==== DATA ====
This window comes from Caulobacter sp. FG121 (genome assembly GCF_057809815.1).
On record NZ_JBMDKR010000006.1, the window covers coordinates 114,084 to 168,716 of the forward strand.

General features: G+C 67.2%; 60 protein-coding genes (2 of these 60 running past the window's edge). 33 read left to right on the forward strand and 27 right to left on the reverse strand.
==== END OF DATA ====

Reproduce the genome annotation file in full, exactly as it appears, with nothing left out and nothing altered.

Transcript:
This window comes from Caulobacter sp. FG121 (genome assembly GCF_057809815.1).
On record NZ_JBMDKR010000006.1, the window covers coordinates 114,084 to 168,716 of the forward strand.

General features: G+C 67.2%; 60 protein-coding genes (2 of these 60 running past the window's edge). 33 read left to right on the forward strand and 27 right to left on the reverse strand.